Now referring to FIG. 6, which illustrates another second defect severity grading or classifying template 32 where the defect indicia 34 represents light-to-heavy rust scale. This second template 32 may be used in a similar manner to estimate the repair costs for rust repairs on vehicle surfaces. It is appreciated that similar templates may be designed to facilitate other estimation tasks for surface repair, for example, such as barnacle or other sea-life damage on ships or vessels, corrosion damage on aircraft, etc.
While preferred embodiments of the present invention have been described above, other embodiments will be apparent to those skilled in the art, and thus the scope of the present invention is to be limited solely by the terms of the following claims.
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|U.S. Classification||33/562, 33/566, 705/29, 33/600, 705/400, 33/121, 33/1.0BB|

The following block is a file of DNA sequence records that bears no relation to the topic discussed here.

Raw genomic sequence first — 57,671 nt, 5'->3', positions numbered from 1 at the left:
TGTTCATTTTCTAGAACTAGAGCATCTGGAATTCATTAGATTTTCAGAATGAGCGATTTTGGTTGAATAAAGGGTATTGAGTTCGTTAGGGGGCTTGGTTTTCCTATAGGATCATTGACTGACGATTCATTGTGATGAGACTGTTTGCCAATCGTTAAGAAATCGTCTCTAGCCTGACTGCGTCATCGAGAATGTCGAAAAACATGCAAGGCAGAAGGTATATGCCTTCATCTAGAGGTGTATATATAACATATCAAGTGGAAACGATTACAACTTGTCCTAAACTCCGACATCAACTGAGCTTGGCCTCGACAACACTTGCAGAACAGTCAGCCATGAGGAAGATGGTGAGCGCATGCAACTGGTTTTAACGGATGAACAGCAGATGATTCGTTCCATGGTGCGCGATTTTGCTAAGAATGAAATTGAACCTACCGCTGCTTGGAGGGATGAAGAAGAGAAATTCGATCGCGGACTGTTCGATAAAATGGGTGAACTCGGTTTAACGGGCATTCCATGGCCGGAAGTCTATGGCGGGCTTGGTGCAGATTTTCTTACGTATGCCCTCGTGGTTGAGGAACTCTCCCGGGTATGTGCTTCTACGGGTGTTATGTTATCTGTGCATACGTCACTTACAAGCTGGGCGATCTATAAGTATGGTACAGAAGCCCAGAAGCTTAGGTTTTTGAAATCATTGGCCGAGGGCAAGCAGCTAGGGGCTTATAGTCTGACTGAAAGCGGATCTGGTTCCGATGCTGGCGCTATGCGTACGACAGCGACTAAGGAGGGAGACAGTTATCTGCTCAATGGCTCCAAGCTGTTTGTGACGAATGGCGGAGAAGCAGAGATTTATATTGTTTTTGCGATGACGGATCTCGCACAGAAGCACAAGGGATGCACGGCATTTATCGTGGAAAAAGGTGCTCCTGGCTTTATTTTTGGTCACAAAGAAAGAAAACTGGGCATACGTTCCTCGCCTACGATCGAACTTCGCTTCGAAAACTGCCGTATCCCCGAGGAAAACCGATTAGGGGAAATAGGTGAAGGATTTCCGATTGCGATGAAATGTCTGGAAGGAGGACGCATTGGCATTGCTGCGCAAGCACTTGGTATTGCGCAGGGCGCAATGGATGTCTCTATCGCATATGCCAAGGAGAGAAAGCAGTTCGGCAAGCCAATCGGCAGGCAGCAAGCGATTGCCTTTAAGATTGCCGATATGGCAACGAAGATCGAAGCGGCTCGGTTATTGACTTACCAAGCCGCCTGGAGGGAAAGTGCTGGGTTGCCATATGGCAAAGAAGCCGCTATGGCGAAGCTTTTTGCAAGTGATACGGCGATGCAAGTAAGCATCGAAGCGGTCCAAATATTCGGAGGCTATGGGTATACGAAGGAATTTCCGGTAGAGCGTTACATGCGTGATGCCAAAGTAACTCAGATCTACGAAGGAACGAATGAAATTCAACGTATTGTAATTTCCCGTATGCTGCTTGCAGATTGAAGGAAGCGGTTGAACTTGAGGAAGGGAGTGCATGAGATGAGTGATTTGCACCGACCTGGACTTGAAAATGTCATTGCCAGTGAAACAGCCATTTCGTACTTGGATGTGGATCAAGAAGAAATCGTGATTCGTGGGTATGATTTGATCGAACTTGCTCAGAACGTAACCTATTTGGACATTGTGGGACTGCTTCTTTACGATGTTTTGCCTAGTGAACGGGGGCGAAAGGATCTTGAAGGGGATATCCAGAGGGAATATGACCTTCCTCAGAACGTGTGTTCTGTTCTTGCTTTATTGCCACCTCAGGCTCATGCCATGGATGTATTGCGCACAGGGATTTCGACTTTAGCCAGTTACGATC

|International Classification||G06Q10/08, G06Q30/02, G01B3/14|
|Cooperative Classification||G06Q10/0875, G06Q30/0283, G01B3/14, G06Q40/02|
|European Classification||G06Q40/02, G06Q30/0283, G06Q10/0875, G01B3/14|
|Dec 18, 1998||AS||Assignment|
Owner name: CARA COLLISION AND GLASS, INC., MINNESOTA
Free format text: ASSIGNMENT OF ASSIGNORS INTEREST;ASSIGNOR:REID, MARK;REEL/FRAME:009665/0853
Effective date: 19981218
|Aug 28, 2000||AS||Assignment|
Owner name: MCPHERSON, RANDALL M., MINNESOTA
Free format text: ASSIGNMENT OF ASSIGNORS INTEREST;ASSIGNOR:IANNACONE, MICHAEL J., TRUSTEE FOR THE BANKRUPTCY ESTATE OF CARA COLLISION AND GLASS, INC.;REEL/FRAME:011066/0093
Effective date: 20000804
|Oct 22, 2004||FPAY||Fee payment|
Year of fee payment: 4
|Nov 3, 2008||REMI||Maintenance fee reminder mailed|
|Apr 24, 2009||LAPS||Lapse for failure to pay maintenance fees|
|Jun 16, 2009||FP||Expired due to failure to pay maintenance fee|
Effective date: 20090424